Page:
White students do not have to worry about finding people who look like them or understand them because they surround them on a daily basis. So a big part of the “black college experience? is the search for acceptance and community on a college campus that does not value your history or makes you feel out of place. Some may ask “if you feel out of place why not go to a Historically black college?? The answer is why should I limit myself because others do not want to acknowledge my presence or are run by ignorance. The only way to get rid of ignorance is to interact with different types of people. Although many times that does not work, the fact that black people are on campus is better than not having us at all.

September 26, 2008

Social Class

Throughout all of the documentary “People Like Us? I was amazed at the lack of my own knowledge and conviction with class in the United States. I knew it existed but I never have seen it blatantly laid out before me. I guess one could say that I am an ignorant middle class individual—just like all the rest. I probably wouldn’t put up much of an argument against that. In Gregory Mantsios article “Social Class?, he talks about how the poor really do stay invisible in the United States. Also, how any portrayals of them are through the eyes of white middle class media (89). Mantsios makes a great argument about how media as an apparatus forms the social consciousness about class. Poor, lower class people are portrayed as a problem to the society—driving up taxes to pay for welfare programs, bugging people on the street for money and alcoholics/druggies. Media highly influences people and people’s views on other individuals. Which leads me to my observation of our class when we watched the documentary.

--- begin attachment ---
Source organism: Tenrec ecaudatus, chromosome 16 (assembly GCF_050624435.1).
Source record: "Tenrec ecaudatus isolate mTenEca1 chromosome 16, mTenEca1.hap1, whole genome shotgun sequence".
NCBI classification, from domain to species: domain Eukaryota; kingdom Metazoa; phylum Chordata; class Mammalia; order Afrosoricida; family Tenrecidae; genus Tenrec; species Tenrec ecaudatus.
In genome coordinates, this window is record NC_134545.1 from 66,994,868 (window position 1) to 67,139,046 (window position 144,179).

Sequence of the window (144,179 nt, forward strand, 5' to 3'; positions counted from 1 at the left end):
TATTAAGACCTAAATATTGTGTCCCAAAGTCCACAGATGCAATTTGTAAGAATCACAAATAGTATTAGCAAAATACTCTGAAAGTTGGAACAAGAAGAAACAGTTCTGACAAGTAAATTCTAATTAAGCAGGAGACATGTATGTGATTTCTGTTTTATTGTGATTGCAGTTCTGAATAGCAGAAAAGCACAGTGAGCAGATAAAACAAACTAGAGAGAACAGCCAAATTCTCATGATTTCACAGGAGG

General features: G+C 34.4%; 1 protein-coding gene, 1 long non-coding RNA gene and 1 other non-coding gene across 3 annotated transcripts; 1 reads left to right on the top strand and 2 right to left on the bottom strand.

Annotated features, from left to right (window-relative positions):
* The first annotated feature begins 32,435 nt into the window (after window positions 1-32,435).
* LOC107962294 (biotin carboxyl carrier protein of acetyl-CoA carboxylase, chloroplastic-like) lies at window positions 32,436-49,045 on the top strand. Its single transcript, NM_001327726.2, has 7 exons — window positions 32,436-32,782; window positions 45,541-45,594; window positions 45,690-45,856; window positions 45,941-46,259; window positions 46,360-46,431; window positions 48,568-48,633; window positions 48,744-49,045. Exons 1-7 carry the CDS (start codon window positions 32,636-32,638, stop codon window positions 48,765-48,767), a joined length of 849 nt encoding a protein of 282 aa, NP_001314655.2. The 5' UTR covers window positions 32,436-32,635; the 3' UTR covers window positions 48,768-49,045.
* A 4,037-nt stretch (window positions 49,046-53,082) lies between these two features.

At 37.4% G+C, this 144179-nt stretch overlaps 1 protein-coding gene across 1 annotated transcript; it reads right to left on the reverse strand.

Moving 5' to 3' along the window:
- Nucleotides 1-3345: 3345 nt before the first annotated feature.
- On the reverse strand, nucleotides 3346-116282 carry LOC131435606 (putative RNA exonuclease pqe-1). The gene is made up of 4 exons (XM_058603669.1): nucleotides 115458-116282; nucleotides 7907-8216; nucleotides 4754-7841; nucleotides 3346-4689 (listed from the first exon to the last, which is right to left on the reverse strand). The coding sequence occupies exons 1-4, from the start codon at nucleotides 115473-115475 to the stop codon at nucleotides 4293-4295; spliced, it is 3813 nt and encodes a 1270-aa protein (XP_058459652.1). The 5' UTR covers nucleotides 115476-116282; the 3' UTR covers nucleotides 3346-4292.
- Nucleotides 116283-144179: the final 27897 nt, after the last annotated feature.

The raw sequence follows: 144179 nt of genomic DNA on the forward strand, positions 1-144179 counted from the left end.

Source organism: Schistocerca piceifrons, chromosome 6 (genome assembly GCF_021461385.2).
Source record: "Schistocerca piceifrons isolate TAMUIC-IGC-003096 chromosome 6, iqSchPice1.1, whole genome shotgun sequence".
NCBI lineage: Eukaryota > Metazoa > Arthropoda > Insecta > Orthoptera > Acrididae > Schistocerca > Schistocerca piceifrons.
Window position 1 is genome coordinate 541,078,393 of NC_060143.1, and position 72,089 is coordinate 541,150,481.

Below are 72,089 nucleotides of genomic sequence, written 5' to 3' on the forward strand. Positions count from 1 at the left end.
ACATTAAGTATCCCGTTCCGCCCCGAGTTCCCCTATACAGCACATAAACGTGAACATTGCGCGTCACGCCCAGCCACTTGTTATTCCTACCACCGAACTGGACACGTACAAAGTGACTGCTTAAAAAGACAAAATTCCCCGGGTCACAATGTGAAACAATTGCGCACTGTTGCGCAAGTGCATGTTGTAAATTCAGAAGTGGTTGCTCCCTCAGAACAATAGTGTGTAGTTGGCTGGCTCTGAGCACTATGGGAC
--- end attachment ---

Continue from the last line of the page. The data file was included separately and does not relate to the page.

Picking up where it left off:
I could not help but noticed how certain comments and laughter were made when certain types of people were portrayed in the documentary. I am not talking about when there were random interviews with people giving quick judgments about other people of class—that was quite appalling and so harsh that I laughed at the people’s ignorance too. What I am talking about is when we saw the poor-working class individuals at their festival games of some sorts. There were judgments being made when we watched them being interviewed and watching them partaking in spiting contest or bobbing for pig’s feet. I do not believe anyone was mean heartedly making fun of those people—far from that. What I do think happened was a reaction that we as “middle class, educated? people are taught to do. The classes’ reaction represents a greater parallel to how class differences are socially constructed in the States.
‘We’ are taught that it is the lower class fault for being poor. That ‘they’ didn’t work hard enough to work their way up to the middle class. ‘We’ are taught to think that the poor are a burden to the society. ‘We’ are taught to think that the poor will always be with us and they will have to be, if we continue to live in a capitalist society. Marxist theory touches on this idea that says: without the exploitation of the working class, the middle to upper class would not have what they have (money). The exploitation of the many rewards the few at the top. I believe it is important to expose these systematic ways in which people are exploited for the good of a few.